Home > Uncategorized > A Ticket to Cautionary Tale-land

A Ticket to Cautionary Tale-land

One centerpiece skill for many students this year will be the use of metaphors. If one thinks back, images of comparisons and distinctions from those of similes no doubt arise. But it's important to consider the origin of the word

metaphor Look up metaphor at Dictionary.com
1530s, from M.Fr. metaphore, from L. metaphora, from Gk. metaphora "a transfer," especially of the sense of one word to a different word, lit. "a carrying over," from metapherein "transfer, carry over," from meta- "over, across" (see meta-) + pherein "to carry, bear" (see infer). Related: Metaphoricmetaphoricalmetaphorically.

When using metaphor the concept of transfer is particularly salient; it is after all, an attempt at reshaping reality through language. The poetic aspects of this have been forced upon students for generations and the clip below takes a simplistic, but striking take on the metaphor. Metaphors are similar to many linguistic devices in that if they are presented in a clear, committed manner an austere power presents itself. Joe Hill's excellent "Locke & Key" series is one such example.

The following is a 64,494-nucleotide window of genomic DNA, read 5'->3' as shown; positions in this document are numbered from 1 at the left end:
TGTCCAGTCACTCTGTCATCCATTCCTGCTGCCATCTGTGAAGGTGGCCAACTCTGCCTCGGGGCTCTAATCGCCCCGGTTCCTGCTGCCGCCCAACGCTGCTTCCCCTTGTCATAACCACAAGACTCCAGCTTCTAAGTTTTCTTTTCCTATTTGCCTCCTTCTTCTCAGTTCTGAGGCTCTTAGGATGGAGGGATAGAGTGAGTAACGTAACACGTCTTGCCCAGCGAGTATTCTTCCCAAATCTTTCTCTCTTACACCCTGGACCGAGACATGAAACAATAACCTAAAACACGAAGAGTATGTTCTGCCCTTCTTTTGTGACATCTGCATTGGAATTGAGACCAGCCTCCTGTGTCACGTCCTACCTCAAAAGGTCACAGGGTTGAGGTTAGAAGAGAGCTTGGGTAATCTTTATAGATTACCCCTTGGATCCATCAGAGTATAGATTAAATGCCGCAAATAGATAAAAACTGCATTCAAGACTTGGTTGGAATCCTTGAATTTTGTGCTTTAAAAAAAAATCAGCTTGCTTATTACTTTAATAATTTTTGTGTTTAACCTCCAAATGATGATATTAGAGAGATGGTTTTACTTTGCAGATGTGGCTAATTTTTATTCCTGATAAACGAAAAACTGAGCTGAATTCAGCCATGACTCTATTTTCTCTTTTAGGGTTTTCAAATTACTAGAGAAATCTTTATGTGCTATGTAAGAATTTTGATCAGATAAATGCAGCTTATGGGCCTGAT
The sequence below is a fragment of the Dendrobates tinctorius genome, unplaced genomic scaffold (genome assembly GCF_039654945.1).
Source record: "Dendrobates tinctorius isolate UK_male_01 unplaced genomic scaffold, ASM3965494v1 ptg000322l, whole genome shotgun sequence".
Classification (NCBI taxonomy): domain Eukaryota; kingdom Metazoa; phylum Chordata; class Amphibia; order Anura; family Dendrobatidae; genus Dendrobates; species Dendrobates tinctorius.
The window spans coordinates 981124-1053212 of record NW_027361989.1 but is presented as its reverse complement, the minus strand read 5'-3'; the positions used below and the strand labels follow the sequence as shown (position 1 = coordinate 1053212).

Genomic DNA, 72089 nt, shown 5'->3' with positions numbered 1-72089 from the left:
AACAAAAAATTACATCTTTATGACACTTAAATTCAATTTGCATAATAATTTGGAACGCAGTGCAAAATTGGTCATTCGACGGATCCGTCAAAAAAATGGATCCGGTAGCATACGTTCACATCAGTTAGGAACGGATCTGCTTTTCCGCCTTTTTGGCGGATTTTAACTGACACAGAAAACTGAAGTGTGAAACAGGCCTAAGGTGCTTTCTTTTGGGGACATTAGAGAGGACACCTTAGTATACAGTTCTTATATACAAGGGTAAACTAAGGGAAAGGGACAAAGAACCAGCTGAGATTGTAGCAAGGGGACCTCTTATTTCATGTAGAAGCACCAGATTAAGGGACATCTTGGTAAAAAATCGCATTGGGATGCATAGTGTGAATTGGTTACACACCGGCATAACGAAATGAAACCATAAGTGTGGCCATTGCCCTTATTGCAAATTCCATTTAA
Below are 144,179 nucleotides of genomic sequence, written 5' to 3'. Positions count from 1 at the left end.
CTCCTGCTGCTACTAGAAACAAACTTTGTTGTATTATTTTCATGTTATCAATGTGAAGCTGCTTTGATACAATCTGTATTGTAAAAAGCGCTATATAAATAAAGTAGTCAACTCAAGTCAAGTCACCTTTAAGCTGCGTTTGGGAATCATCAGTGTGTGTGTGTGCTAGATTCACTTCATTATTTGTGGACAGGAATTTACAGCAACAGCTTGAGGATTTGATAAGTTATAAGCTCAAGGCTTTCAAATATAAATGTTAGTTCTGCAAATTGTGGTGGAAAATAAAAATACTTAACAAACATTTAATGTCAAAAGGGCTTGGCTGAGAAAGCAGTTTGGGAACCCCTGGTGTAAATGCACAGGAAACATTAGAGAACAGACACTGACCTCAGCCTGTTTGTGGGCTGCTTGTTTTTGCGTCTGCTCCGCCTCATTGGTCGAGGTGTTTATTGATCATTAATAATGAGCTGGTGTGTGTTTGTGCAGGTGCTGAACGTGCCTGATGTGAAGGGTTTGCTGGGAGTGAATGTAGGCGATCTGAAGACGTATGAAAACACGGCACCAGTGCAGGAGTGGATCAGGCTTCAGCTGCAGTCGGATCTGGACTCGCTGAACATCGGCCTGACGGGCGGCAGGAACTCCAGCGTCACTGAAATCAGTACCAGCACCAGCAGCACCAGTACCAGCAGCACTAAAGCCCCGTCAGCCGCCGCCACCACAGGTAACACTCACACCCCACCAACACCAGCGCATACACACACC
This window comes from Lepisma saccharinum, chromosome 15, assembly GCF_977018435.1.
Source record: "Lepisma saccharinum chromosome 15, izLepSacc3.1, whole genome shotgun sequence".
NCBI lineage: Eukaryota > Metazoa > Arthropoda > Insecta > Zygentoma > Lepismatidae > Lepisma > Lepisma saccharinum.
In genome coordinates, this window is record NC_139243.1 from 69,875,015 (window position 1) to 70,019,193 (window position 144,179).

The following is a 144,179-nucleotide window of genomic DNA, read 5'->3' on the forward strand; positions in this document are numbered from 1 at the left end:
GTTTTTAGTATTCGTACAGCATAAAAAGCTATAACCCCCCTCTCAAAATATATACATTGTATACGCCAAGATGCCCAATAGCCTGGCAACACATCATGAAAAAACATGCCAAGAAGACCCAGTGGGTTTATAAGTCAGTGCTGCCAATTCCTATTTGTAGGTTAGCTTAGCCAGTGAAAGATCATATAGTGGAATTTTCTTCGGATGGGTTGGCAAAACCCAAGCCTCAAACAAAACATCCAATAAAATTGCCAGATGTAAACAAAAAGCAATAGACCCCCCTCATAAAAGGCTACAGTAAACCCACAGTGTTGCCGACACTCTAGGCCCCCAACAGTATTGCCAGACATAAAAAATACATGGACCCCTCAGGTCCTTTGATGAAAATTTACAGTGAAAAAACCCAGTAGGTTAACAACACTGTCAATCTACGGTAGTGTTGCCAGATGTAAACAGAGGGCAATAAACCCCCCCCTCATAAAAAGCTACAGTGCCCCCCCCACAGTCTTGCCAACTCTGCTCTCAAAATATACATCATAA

This short video by FableVision not only thoroughly applies a metaphor to the utmost, it employs the metaphor in service of the story. After all, it is important to remember that if one gets a "ticket to metaphor-land" the destination should clearly listed. If not, get another ticket. 

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